The Department of Justice is planning to sue Texas over its “draconian” new abortion laws, which ban women from terminating a pregnancy after six weeks.
He was due to appear at a press conference on Thursday afternoon.
The news was first reported by the Wall Street Journal, which stated the department would “pursue an argument that the Texas law illegally interferes with federal interests.”
The Independent has approached the Justice Department for comment.
The controversial Texas statute bans doctors from providing abortions after a foetal heartbeat is detected or as soon as six weeks into a pregnancy, often before women even know they are pregnant.
Under the “vigilante” legislation, private citizens are promised $10,000 bounties to file lawsuits against anyone accused of aiding or abetting the practice of an abortion after six weeks, other than the patient themselves.
Ride-share companies like Uber and Lyft have promised to pay the legal fees of any driver who is sued under the law.
Texas Governor Greg Abbott provoked further outrage this week when he was asked why he was forcing a victim of rape or incest to carry their child to term.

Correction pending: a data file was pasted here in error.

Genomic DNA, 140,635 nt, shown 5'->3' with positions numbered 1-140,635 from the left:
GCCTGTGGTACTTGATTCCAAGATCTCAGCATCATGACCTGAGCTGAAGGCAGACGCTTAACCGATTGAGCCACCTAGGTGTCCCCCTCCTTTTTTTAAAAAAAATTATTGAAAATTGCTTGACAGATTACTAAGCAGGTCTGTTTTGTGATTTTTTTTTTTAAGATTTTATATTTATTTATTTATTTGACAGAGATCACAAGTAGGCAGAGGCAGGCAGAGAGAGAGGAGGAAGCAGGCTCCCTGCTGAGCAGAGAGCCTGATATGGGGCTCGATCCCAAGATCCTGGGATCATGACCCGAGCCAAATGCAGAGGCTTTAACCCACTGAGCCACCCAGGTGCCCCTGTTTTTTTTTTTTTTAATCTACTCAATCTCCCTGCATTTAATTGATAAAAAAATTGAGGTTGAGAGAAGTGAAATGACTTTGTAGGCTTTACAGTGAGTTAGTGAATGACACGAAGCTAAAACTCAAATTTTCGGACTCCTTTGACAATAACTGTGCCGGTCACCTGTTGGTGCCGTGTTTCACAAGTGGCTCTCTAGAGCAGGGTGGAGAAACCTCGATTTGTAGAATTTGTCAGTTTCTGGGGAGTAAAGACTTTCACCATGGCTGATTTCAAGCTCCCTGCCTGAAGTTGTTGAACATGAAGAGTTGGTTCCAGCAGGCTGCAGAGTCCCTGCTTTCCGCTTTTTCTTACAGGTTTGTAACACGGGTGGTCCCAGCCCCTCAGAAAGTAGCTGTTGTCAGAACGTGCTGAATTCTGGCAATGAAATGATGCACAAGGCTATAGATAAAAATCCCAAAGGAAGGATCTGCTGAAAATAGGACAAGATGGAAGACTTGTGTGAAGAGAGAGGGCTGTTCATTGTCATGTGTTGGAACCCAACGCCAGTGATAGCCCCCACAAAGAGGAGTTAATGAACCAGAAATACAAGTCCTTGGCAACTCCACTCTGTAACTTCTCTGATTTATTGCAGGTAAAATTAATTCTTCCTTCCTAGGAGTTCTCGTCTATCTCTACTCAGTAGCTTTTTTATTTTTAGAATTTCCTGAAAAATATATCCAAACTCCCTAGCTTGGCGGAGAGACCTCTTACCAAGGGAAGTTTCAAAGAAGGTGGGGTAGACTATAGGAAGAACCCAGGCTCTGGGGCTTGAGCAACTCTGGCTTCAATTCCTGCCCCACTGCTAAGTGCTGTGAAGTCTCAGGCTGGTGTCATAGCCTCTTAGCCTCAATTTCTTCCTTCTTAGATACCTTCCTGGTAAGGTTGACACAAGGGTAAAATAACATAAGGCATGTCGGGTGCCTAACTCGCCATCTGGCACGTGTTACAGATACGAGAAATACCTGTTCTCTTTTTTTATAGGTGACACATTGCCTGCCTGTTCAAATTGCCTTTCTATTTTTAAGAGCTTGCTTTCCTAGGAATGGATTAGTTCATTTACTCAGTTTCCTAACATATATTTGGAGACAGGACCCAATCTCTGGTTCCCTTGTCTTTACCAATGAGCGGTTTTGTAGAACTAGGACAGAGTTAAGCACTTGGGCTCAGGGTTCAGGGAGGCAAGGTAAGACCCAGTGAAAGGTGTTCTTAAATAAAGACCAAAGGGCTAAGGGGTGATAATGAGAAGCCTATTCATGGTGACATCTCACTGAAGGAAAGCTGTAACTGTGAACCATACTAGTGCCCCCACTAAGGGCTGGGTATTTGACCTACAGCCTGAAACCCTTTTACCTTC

“It doesn’t require that at all, because obviously it provides at least six weeks for a person to be able to get an abortion,” he replied.
Speaking with CNN’s Anderson Cooper, Congresswoman Alexandria Ocasio-Cortez said the comments were “disgusting”.
“I don’t know if he is familiar with a menstruating person’s body,” Ms Ocasio-Cortez said.
“In fact, I do know that he’s not familiar with a woman – with a female or menstruating person’s body, because if he did, he would know that you don’t have six weeks.”
The governors of several other states including Florida and South Dakota have said they are looking to pass similar legislation.
On Monday, Mr Garland said the Justice Department was exploring options to protect the “constitutional rights of women and other persons, including access to an abortion.”
In a press release, he explained that the Face Act, or Freedom of Access to Clinic Entrances Act, prohibits the use or threat of force and physical obstruction that injures or interferes with a person who is seeking to obtain or provide reproductive services.
Signed into law in 1994, the act also prohibits damage to a facility providing reproductive health services.
“The department has consistently obtained criminal and civil remedies for violations of the Face Act since it was signed into law in 1994, and it will continue to do so now,” the DOJ said.
Last week, the Supreme Court rejected a request by abortion providers in Texas to block the law from taking effect.
The nine-member court stacked with Conservative appointees ruled 5-4 in the case, over the strenuous objections of the three liberal justices.
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